Throughout my career, I’ve been on the board of several different music education organizations. Each board meeting is a great chance to see old friends, and help guide the future of the organization. At each board meeting, we receive an agenda of the items we will be discussing. During the meeting, I find myself looking occasionally at the agenda—seeing where we’ve been and what we still have left to discuss. Having this list calms me a bit; like many people, I enjoy knowing the direction of the meeting.
I bring this up as a comparison to the students in our classrooms. For years, I have left the “agenda” for the day’s lesson a mystery to students. I thought this was best, as it gave the students a chance to discover what would happen next instead of being told. But recently I entered into a discussion on Facebook about this very issue and it had me reconsidering my previous practices. (Note: If you are not part of the “Kodaly Educators” group, I highly recommend it! Search for the group on Facebook, or send me a message and I can add you.)
The question on Facebook was posted by my friend Naomi.. She asked if others had posted a list of the lesson’s activities and goals on the board. Many other Kodaly-inspired educators posted some really wonderful ideas and thoughts, including:
- A list on the board can be very helpful for students who like routine, especially those with autism.
- A general list can work, like “Sing and play!”, “Time to think,” “Let’s play a game!”, “Let’s write!”, “Relax and listen,” and “Goodbye song.”
- Icons of activities can also work.
- You can put a clip on the board as to which part of the lesson they are on, or write a check mark once you are done with that part of the lesson.
- If students aren’t listening well and you have to cut a game out of the lesson, they can visually see what they are missing out on!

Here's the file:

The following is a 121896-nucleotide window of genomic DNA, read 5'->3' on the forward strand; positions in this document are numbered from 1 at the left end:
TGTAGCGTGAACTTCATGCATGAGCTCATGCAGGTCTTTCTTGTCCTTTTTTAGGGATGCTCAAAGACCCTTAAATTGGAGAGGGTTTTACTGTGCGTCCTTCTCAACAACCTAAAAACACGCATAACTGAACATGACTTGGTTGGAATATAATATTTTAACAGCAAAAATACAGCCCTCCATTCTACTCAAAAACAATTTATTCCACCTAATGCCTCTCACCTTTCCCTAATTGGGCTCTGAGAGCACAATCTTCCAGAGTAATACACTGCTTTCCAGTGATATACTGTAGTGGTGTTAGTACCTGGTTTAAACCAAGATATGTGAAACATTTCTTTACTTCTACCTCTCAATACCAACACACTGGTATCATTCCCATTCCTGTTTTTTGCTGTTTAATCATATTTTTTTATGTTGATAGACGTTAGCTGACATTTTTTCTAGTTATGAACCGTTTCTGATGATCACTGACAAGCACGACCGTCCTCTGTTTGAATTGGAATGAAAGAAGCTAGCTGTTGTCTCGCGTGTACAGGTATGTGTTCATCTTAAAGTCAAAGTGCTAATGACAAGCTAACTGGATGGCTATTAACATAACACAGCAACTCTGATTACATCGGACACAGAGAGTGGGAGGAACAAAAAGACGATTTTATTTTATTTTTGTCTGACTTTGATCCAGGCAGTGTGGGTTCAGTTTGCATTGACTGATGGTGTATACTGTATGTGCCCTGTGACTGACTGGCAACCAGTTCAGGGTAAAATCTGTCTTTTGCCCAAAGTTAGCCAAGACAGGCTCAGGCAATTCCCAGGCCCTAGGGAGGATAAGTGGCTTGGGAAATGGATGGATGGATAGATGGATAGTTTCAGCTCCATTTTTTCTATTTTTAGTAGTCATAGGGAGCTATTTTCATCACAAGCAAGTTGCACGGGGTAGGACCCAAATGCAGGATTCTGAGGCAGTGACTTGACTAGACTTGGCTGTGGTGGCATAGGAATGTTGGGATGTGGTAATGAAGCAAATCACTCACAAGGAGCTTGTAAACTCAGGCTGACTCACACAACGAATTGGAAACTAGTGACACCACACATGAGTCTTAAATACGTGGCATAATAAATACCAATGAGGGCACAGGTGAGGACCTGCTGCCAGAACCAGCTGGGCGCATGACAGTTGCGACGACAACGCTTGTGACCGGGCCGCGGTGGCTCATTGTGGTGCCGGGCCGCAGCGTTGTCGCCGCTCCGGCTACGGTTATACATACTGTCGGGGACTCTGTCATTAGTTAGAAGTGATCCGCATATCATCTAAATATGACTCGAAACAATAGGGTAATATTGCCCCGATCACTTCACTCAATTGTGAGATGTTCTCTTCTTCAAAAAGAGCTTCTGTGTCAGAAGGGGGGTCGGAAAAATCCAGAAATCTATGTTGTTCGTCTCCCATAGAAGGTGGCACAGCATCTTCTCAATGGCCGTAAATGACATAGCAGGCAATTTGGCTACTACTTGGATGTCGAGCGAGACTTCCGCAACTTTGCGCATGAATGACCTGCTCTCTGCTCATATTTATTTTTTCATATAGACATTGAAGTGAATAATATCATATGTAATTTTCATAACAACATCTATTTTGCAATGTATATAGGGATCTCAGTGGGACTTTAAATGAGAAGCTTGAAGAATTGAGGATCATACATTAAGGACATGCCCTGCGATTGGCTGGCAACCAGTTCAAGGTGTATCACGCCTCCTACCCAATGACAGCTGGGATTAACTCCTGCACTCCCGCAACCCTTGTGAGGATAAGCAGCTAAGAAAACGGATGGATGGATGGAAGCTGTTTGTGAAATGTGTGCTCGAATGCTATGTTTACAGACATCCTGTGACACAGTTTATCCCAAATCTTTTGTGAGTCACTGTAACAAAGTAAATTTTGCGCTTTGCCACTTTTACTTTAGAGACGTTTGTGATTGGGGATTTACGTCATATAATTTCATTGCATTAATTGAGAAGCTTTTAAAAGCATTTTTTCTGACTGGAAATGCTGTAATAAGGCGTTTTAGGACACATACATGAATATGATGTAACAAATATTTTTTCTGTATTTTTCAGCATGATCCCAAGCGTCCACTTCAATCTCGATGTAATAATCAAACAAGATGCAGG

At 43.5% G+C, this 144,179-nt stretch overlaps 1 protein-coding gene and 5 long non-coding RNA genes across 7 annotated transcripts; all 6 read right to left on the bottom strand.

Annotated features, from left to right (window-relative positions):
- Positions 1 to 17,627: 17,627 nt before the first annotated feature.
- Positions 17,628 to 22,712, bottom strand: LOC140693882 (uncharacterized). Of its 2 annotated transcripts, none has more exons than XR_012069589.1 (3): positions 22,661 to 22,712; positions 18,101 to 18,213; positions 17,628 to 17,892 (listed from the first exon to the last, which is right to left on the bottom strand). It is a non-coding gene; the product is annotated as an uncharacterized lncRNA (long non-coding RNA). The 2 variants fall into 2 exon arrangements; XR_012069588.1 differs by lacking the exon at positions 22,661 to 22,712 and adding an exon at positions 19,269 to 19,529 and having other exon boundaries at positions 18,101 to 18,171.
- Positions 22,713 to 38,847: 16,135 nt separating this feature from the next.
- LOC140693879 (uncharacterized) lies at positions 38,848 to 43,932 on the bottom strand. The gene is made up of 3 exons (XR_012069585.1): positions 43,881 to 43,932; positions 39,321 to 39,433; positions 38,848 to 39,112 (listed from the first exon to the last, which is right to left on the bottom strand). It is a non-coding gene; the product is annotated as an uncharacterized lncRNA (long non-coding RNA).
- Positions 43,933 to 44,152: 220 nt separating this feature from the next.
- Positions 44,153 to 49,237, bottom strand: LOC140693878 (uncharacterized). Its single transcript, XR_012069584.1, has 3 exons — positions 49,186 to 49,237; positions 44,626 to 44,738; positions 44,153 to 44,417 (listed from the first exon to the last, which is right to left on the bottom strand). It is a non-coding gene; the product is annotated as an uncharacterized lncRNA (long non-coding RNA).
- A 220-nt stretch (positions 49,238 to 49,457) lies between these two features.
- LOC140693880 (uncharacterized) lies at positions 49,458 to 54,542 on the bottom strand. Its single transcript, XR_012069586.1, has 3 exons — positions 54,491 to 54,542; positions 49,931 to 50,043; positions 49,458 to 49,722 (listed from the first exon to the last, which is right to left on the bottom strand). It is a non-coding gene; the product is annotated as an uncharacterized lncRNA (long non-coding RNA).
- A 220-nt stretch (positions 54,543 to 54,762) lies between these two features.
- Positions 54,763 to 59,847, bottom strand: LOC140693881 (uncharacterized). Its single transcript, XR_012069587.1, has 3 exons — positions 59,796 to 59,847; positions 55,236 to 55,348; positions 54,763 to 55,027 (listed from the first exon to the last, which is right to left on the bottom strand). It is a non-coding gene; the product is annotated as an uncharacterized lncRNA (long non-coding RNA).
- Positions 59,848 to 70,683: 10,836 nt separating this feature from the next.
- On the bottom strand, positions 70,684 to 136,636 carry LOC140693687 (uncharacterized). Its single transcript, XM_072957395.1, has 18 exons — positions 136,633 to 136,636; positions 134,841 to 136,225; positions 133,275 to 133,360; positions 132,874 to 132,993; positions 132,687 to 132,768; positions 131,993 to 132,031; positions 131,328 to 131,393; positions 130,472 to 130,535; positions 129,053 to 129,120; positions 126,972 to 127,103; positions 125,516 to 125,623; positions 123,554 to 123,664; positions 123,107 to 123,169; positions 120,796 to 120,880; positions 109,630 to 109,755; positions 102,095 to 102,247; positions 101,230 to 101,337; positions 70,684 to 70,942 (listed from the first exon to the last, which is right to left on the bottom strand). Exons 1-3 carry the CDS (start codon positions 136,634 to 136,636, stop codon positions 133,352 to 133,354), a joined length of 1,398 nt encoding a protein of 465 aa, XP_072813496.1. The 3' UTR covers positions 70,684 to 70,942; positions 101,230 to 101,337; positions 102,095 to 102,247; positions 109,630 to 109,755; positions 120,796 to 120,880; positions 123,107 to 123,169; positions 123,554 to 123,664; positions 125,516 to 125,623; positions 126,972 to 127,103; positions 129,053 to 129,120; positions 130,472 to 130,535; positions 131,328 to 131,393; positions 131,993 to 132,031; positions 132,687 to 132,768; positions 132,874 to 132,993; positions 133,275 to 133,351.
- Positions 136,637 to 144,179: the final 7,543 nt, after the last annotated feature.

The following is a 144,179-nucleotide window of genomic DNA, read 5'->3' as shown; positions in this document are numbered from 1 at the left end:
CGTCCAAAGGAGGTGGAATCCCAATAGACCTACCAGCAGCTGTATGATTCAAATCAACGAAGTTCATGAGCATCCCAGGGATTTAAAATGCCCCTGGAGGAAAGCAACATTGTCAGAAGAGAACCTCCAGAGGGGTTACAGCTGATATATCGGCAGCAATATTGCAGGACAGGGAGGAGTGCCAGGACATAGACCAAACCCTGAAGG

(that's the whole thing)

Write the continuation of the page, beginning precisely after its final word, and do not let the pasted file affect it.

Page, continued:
- You could put up verbs on magnetic/ laminated strips such as “sing,” “improvise,” “play,” “conduct,” “dance,” “discover,” etc. At the end of class, you can invite students to move those words over to a part of the board that reads “Today in music we got to…”
A special thank you to Naomi Cohen, Susan Brumfield, Lynn Makrin, Kristen Bamberger, Cecile Johnson, Sandra Mathias, Stephanie Benischek, Heidi Brueggemann McIlroy, Susan Garrett, Vicki Ray Strode, Anita Swanson Gadberry, Jennifer Guenzel Kimock, Gretchen Liechty Lynch, Andrea Halverson Forsberg, and Keira Lynn for all of the wonderful ideas!
Since reading this conversation on Facebook, I created a SMART board file for each lesson which lists the songs/ activities as well as the “I can” statements. Since I don’t want them to know every single song in the lesson—as they sometimes have to identify a song by its melody or rhythm—I sometimes use phrases such as “mystery song,” “singing game,” or “play instruments.” I’ve noticed some of my students looking up at the board and processing what they are about to do, or what they have done. When we finish an activity, I try to put a check mark by those we finished.
I also had a conversation with some colleagues in my district about this issue. One of them mentioned choosing a “summarizer” at the end of music class to help explain what we did and/or what we learned that day in music. I worried that the students would rely too much on the list on the board to describe what we did that day, but have been pleasantly surprised. Sometimes the students say “we played the game for ‘Dance Josey,’” but then sometimes they give wonderful answers like “We learned that the time signature tells us how many beats are in each measure,” or “we created patterns in the do pentatonic scale.” It is then I know that students have truly synthesized the material, and like an agenda in a board meeting, they know where we’ve been and where we are going!